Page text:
Then comes the Jack the Ripper business and the whole crew getting messy on tranks. And there is so much more I’m deliberately leaving out.

Keep reading after the jump…

Posted by Oliver Hall | Leave a comment
Bill Murray is tending bar this weekend at his son’s bar in Brooklyn
09.15.2016
12:50 pm

Topics:
Drugs
Movies

Tags:
Bill Murray
bartending


Bill Murray tending bar at SXSW in 2010
 
Time Out New York‘s Christina Izzo reported yesterday that Bill Murray would be tending bar on Saturday and Sunday evening at 21 Greenpoint, a Brooklyn restaurant owned by Syd Silver and Bill’s son Homer Murray.

Murray has some experience tending bar—as was widely reported at the time, in 2010 he infamously materialized with Wu-Tang Clan at the Austin bar Shangri-La during SXSW and spontaneously started sloshing tequila into every shot glass he could find before retiring to a corner to hang out with GZA. (Hey, nobody said that Murray was actually good at bartending….)

The news from Time Out New York had the effect of bedazzling those star-struck would-be dipsomaniacs into thinking they’d have Murray running back and forth all evening doling out tequila shots, but alas, the story’s been updated with the news that the two evenings are “a private event” and are “invite-only.” Good luck scoring an invite!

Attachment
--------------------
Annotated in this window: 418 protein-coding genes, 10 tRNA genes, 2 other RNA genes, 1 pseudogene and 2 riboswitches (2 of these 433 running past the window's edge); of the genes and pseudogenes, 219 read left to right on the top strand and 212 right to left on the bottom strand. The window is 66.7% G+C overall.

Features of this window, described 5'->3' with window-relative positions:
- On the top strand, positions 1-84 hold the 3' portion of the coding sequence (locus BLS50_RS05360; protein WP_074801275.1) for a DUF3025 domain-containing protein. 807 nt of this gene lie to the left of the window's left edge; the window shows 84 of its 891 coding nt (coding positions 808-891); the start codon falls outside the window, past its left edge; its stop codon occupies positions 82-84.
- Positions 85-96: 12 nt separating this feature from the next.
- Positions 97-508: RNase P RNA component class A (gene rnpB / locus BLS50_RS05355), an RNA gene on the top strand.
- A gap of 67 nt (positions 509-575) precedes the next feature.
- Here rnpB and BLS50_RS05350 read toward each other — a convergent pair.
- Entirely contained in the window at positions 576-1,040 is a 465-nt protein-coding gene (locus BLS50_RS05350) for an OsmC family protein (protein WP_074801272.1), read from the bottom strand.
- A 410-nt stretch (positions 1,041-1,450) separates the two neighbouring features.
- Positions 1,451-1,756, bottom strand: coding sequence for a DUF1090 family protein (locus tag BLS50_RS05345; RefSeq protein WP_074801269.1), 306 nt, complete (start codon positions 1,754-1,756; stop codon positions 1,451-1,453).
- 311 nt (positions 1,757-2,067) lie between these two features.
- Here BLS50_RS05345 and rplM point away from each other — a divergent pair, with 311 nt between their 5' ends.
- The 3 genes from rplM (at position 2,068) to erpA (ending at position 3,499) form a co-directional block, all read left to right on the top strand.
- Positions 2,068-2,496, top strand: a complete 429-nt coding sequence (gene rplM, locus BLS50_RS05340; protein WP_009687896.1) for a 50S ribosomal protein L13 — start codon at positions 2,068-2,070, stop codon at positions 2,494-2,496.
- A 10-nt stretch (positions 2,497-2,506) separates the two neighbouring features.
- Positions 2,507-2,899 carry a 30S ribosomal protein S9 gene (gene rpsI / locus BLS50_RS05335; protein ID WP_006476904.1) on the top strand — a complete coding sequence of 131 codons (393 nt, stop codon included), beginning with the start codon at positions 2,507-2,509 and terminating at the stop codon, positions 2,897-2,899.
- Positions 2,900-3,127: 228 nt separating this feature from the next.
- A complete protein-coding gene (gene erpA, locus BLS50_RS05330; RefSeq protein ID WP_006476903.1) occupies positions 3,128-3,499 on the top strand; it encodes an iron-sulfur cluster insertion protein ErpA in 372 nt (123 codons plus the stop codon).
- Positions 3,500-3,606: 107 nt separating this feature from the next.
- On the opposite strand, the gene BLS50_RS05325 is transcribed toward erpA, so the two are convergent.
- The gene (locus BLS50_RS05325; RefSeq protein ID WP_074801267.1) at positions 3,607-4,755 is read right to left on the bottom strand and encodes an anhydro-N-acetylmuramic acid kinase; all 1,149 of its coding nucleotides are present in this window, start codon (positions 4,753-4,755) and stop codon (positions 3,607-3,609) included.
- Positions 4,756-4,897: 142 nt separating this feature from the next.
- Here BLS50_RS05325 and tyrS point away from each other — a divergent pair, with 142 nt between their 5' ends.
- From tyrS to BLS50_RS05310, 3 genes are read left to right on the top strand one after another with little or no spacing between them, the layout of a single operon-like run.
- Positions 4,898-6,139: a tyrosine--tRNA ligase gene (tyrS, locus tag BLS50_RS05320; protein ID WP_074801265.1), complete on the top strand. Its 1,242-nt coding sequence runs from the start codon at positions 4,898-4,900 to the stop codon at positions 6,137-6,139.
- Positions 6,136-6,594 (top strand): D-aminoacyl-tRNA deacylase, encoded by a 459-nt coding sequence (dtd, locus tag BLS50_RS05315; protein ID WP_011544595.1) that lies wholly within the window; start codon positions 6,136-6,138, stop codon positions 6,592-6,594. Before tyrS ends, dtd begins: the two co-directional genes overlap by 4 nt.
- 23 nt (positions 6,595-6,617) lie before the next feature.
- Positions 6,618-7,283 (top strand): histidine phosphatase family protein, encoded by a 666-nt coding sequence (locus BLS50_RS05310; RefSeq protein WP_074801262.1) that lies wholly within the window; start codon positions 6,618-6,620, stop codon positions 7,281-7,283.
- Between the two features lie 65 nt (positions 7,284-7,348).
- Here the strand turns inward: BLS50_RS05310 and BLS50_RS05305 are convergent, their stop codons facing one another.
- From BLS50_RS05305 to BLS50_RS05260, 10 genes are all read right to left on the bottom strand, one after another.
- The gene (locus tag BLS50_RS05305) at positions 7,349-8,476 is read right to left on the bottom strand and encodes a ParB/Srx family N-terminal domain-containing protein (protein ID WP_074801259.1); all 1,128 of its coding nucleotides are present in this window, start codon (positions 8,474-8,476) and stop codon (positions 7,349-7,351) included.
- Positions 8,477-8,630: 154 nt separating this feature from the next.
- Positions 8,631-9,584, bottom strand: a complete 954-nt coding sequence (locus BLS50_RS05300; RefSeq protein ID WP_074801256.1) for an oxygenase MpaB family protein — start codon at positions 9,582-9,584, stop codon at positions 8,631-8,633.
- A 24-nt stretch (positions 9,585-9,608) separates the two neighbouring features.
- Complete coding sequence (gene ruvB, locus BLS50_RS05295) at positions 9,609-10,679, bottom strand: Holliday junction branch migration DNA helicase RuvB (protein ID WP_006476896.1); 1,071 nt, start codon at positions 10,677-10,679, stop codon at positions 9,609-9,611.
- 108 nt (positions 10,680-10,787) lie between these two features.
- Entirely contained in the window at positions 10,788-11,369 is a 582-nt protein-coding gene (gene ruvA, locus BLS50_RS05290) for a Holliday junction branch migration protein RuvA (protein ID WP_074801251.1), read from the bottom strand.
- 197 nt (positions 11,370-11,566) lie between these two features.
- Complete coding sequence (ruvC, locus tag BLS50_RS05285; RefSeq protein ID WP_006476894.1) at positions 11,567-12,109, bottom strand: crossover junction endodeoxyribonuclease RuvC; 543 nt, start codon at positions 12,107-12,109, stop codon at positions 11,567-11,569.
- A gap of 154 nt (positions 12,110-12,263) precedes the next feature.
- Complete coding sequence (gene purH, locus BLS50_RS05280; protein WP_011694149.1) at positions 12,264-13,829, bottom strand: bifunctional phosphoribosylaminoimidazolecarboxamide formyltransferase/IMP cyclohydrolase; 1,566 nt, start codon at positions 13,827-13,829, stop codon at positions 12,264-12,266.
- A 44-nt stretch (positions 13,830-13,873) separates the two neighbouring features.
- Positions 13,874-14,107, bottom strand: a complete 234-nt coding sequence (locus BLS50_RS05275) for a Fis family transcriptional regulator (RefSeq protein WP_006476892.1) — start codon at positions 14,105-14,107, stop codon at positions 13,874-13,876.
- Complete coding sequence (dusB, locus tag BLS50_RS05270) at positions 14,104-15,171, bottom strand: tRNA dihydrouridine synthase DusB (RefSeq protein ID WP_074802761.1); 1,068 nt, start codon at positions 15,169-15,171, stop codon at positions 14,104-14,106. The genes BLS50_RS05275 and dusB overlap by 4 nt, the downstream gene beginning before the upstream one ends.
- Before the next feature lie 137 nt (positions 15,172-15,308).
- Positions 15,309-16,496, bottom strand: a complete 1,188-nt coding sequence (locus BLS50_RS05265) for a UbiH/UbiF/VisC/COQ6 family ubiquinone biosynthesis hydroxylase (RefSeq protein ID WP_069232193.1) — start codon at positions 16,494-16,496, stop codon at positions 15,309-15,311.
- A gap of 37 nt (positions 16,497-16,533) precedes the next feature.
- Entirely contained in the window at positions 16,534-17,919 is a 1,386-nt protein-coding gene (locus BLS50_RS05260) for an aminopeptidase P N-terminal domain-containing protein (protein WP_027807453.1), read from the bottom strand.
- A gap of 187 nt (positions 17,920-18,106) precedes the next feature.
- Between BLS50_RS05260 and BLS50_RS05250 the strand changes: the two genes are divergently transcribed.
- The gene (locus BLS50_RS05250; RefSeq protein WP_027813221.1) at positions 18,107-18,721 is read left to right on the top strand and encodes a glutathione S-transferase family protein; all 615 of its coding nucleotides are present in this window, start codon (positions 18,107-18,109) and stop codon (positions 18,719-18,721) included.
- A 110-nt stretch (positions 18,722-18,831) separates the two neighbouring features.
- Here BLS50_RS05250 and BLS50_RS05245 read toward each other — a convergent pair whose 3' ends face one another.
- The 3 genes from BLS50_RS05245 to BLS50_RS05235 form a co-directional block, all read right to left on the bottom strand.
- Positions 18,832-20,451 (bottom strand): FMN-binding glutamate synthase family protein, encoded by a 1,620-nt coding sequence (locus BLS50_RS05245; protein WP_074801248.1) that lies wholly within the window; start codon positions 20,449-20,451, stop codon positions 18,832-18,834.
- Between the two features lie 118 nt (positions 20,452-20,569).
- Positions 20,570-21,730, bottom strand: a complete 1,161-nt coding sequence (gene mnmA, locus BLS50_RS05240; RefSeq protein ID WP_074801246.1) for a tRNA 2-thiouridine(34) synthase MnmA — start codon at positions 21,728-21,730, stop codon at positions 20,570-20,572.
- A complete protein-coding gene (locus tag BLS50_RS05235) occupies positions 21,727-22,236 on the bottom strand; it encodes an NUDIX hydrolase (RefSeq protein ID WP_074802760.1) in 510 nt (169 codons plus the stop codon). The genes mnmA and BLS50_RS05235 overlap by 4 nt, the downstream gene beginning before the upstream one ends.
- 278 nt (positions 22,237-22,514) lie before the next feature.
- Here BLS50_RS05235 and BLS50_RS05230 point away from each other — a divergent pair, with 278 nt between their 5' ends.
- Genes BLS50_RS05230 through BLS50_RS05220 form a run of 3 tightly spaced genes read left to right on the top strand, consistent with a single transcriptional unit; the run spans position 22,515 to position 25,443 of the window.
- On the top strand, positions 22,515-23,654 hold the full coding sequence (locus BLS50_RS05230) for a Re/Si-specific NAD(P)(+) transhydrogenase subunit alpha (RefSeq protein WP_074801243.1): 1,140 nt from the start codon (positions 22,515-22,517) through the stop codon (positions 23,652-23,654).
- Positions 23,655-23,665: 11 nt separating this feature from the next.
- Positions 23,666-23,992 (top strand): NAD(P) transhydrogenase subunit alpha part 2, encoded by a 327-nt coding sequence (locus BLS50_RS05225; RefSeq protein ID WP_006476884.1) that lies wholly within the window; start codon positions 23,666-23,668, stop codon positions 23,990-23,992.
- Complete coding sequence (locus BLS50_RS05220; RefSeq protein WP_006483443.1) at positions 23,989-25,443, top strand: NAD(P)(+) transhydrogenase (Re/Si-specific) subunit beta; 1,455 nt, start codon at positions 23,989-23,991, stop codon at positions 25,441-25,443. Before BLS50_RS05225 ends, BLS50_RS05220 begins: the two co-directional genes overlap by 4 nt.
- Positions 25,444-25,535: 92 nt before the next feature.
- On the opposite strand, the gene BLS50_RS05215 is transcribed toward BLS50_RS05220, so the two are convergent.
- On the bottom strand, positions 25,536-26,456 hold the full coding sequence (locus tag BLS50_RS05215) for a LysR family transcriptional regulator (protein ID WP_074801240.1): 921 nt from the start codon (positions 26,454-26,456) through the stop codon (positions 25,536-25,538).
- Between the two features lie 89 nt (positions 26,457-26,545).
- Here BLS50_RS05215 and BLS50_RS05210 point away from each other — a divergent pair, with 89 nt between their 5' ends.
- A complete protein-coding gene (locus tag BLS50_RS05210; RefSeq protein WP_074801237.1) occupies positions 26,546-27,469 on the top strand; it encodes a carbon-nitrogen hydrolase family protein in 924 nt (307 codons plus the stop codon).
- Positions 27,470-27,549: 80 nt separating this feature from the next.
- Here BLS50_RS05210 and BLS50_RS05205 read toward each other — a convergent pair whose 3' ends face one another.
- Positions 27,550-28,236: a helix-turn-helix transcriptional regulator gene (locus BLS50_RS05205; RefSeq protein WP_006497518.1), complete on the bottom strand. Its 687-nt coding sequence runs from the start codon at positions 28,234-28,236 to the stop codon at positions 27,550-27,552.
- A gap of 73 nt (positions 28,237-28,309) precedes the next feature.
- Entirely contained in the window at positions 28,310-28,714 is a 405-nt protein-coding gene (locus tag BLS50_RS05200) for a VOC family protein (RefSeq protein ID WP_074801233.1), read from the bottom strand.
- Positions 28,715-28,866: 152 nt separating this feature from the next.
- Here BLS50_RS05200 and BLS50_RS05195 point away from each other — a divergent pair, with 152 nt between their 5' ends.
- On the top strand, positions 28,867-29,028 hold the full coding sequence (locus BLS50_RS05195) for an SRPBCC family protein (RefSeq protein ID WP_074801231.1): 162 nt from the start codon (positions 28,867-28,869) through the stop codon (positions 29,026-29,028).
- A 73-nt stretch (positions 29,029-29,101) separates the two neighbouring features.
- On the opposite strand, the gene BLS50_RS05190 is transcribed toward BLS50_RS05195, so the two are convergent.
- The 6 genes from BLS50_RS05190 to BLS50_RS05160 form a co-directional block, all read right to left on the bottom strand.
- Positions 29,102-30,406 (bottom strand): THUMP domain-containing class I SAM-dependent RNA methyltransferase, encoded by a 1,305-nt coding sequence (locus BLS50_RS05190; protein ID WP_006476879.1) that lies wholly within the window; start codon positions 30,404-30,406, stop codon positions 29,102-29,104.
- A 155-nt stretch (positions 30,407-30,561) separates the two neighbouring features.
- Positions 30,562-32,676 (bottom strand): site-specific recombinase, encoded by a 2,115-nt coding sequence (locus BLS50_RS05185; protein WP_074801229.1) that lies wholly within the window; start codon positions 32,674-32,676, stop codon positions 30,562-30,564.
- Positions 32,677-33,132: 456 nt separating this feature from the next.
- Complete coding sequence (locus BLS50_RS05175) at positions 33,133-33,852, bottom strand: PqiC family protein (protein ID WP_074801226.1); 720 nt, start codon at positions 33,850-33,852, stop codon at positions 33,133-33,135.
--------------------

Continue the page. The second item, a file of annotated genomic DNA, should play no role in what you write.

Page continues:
Well, think of it this way, if it were truly open to the public, the place would have been mobbed by thousands of Garfield fans, and who needs that?

Here’s footage of Bill Murray tending bar six years ago at SXSW in Austin:

 
via Consequence of Sound
 

Posted by Martin Schneider | Leave a comment
The UnCola: 7Up and the most psychedelic, LSD-friendly ad campaign of all time
09.15.2016
11:42 am

Topics:
Advertising
Art
Drugs

Tags:
7Up


John Alcorn’s “Uncanny in Cans” billboard seems to reference “the girl with kaleidoscope eyes” from the Beatles’ “Lucy in the Sky with Diamonds
 
7up has existed as a drink since 1929, but it wasn’t until 1936 that it was given the name 7Up. From the mid-1930s to the early 1950s, the advertising slogan for the drink was “You Like It, It Likes You.” In its incredible directness, simplicity, and dishonesty, it ranks as my favorite advertising slogan of all time.
 

“You Like It, It Likes You.” Oh, does it now? 1947 advertisement for 7Up